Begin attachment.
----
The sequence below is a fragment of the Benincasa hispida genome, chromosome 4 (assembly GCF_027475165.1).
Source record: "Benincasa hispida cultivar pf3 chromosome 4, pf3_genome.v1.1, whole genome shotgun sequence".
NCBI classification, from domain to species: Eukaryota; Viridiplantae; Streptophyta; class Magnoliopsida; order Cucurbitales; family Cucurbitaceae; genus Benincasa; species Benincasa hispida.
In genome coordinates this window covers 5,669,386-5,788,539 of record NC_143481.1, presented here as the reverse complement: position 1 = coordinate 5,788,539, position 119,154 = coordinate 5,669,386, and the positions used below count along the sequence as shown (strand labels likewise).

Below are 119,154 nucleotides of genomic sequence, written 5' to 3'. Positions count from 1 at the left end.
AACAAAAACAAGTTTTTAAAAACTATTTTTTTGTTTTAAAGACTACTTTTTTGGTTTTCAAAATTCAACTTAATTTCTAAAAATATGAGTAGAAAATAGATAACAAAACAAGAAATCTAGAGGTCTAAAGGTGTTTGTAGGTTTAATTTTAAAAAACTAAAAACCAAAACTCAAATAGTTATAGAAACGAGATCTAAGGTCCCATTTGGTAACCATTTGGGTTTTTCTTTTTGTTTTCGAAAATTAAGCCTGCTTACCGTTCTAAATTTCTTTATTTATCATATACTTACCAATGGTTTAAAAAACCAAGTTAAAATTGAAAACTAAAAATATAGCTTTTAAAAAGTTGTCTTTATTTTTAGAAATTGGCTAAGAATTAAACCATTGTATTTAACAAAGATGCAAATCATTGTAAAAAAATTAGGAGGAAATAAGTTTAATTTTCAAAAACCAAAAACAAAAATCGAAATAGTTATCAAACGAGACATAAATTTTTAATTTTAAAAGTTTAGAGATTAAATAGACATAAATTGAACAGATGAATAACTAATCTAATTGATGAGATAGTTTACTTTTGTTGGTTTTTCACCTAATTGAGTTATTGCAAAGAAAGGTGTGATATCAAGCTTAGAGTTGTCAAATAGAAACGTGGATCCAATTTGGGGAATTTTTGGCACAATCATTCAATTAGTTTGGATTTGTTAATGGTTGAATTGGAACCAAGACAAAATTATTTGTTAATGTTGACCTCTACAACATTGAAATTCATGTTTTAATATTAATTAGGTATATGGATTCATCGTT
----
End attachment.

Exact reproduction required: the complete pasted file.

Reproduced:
The sequence below is a fragment of the Benincasa hispida genome, chromosome 4 (assembly GCF_027475165.1).
Source record: "Benincasa hispida cultivar pf3 chromosome 4, pf3_genome.v1.1, whole genome shotgun sequence".
NCBI classification, from domain to species: Eukaryota; Viridiplantae; Streptophyta; class Magnoliopsida; order Cucurbitales; family Cucurbitaceae; genus Benincasa; species Benincasa hispida.
In genome coordinates this window covers 5,669,386-5,788,539 of record NC_143481.1, presented here as the reverse complement: position 1 = coordinate 5,788,539, position 119,154 = coordinate 5,669,386, and the positions used below count along the sequence as shown (strand labels likewise).

Below are 119,154 nucleotides of genomic sequence, written 5' to 3'. Positions count from 1 at the left end.
AACAAAAACAAGTTTTTAAAAACTATTTTTTTGTTTTAAAGACTACTTTTTTGGTTTTCAAAATTCAACTTAATTTCTAAAAATATGAGTAGAAAATAGATAACAAAACAAGAAATCTAGAGGTCTAAAGGTGTTTGTAGGTTTAATTTTAAAAAACTAAAAACCAAAACTCAAATAGTTATAGAAACGAGATCTAAGGTCCCATTTGGTAACCATTTGGGTTTTTCTTTTTGTTTTCGAAAATTAAGCCTGCTTACCGTTCTAAATTTCTTTATTTATCATATACTTACCAATGGTTTAAAAAACCAAGTTAAAATTGAAAACTAAAAATATAGCTTTTAAAAAGTTGTCTTTATTTTTAGAAATTGGCTAAGAATTAAACCATTGTATTTAACAAAGATGCAAATCATTGTAAAAAAATTAGGAGGAAATAAGTTTAATTTTCAAAAACCAAAAACAAAAATCGAAATAGTTATCAAACGAGACATAAATTTTTAATTTTAAAAGTTTAGAGATTAAATAGACATAAATTGAACAGATGAATAACTAATCTAATTGATGAGATAGTTTACTTTTGTTGGTTTTTCACCTAATTGAGTTATTGCAAAGAAAGGTGTGATATCAAGCTTAGAGTTGTCAAATAGAAACGTGGATCCAATTTGGGGAATTTTTGGCACAATCATTCAATTAGTTTGGATTTGTTAATGGTTGAATTGGAACCAAGACAAAATTATTTGTTAATGTTGACCTCTACAACATTGAAATTCATGTTTTAATATTAATTAGGTATATGGATTCATCGTT